What To Consider When Choosing Forklift Tires

What To Consider When Choosing Forklift Tires

Anyone who has ever driven a car knows that tire quality impacts a vehicle’s performance. A responsible driver carefully considers which tires will best meet their needs depending on the time of year, where they are driving, and how much they are driving. The same should be true for choosing tires for your company’s fleet. This is what to consider when choosing forklift tires.

Needs of the Company

On a car, different scenarios require different tires. A Jeep going off-roading will need different tires than a Prius driving exclusively in the city. Similarly, you have to consider what you need your forklift to do. Keep in mind:

  • What terrain a forklift will drive on (outdoor vs. indoor)
  • The amount of weight it needs to carry
  • How long its shifts will be
  • The speed the forklift has to travel
  • Forklift class

Coming armed with this information will help you make a more informed decision and not be distracted by the various tire varieties.

Types of Tires

There is a myriad of different styles of forklift tires that can be divided into two main categories: pneumatic and cushion. Understanding both types’ capacity is important to consider when choosing forklift tires.

Pneumatic tires

Pneumatic tires are by far the most common variety, appearing on everything from cars to bicycles. The technology behind them makes them far more able to absorb shock. This allows them to handle the rough and uneven terrain of the outdoors, though they still work well in indoor settings. There are traditional air-filled pneumatic tires as well as solid tires that can handle the toughest terrain.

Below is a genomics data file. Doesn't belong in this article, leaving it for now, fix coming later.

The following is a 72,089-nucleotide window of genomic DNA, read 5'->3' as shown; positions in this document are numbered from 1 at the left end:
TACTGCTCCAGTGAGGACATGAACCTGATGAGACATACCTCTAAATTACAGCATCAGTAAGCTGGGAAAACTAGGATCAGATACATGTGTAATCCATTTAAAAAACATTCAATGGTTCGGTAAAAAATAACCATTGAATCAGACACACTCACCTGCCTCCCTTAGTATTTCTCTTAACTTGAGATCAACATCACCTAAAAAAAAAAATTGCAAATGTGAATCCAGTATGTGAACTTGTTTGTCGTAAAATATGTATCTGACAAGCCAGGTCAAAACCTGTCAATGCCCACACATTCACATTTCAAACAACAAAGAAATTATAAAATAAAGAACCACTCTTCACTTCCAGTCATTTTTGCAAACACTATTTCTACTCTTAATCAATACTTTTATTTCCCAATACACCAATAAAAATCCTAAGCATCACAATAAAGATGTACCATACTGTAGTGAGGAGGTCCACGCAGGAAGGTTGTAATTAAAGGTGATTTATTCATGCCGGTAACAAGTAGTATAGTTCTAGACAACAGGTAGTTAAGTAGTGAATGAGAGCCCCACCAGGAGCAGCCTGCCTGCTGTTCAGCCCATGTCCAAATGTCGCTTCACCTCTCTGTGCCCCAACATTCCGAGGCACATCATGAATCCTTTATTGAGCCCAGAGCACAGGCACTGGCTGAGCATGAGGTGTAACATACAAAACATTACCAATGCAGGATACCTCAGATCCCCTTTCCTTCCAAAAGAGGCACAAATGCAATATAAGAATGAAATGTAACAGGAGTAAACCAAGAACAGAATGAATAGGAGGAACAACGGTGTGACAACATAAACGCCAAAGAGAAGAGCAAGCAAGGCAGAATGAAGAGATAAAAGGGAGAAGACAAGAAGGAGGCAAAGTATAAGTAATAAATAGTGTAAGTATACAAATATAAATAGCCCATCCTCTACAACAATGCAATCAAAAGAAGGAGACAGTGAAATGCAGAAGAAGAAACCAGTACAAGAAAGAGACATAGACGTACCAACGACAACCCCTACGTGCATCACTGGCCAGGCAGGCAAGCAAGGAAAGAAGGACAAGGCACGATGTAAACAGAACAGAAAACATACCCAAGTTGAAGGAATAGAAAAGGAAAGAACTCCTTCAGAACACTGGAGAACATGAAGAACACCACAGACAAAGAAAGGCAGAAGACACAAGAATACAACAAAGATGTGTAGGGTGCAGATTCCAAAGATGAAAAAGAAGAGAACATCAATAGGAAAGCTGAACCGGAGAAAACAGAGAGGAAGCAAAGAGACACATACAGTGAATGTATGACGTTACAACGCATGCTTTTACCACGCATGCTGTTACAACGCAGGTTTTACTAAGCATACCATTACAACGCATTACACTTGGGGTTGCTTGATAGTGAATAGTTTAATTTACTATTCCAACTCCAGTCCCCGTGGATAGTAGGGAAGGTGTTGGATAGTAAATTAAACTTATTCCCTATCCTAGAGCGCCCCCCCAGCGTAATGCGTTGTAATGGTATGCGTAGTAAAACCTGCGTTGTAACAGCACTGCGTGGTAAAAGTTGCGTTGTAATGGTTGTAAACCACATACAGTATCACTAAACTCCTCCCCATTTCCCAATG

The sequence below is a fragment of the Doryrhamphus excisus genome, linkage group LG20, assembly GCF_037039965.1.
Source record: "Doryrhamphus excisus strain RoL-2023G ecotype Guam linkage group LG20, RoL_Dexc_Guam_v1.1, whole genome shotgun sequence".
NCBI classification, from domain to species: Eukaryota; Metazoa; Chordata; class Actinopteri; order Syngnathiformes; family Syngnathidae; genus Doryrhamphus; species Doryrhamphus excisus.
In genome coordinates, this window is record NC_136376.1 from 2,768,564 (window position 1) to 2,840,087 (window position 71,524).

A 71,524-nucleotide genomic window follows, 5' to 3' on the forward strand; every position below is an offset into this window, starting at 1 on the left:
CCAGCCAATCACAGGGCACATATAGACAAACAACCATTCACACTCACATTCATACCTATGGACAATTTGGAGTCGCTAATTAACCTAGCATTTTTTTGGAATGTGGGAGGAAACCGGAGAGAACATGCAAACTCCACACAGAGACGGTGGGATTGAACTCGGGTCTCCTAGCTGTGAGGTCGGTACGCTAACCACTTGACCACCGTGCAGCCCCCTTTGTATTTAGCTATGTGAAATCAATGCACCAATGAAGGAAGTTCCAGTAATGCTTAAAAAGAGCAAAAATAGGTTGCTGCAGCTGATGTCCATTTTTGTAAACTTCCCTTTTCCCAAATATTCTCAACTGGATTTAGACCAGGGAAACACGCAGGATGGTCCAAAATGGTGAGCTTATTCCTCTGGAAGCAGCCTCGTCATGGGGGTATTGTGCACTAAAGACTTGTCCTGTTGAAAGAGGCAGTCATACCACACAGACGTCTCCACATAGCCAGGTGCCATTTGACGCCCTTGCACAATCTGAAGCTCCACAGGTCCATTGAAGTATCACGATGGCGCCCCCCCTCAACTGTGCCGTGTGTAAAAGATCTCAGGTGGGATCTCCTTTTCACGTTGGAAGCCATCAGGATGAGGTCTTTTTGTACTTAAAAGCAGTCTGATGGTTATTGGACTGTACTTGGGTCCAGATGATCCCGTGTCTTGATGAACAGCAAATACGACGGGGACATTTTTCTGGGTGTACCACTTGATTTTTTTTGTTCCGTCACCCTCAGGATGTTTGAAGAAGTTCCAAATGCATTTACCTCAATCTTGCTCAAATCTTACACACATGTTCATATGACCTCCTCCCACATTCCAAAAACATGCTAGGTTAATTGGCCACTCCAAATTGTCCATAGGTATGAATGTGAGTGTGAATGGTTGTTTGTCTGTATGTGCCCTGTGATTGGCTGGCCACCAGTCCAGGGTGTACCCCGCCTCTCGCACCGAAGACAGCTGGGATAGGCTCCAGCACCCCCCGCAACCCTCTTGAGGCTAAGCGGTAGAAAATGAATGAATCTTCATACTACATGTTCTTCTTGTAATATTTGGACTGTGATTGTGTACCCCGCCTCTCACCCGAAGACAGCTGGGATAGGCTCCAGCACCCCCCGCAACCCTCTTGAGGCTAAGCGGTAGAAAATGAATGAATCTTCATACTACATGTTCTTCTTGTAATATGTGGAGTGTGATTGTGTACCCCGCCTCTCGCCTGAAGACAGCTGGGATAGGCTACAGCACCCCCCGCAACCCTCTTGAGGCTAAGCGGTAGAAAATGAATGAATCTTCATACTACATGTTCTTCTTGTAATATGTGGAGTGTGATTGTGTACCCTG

Cushion Tires

Cushion tires use soft rubber over a baseboard or metal ring. Because of this, they’re cheap to manufacture and maintain. However, they don’t have the shock absorption capabilities of their pneumatic counterparts, making them unideal for rough terrain. However, they get good traction on smooth surfaces such as concrete floors and asphalt, so they work well in loading docks or warehouses.

Tire Size

When you search for tires, the listings for tire size aren’t always as straightforward as you would think. There are several different measurements that a company might give you that are indicated by different acronyms. Knowing which measurement is which will help you pick a tire that will fit your lift truck.

  • ID (Internal diameter): The measure of the diameter of the “inner circle” of the tire.
  • OD (Overall diameter): The diameter of the entire tire from end to end.
  • SH (Section height): The height of the rubber part of the tire from rim to edge.
  • SW (Section width): The width of the tire from edge to edge.
  • AR (Aspect ratio): A number that represents the section height divided by the section width.

A forklift’s tires determine its performance, so it makes sense to take the time to choose the right one. This will help your forklift run better for longer.


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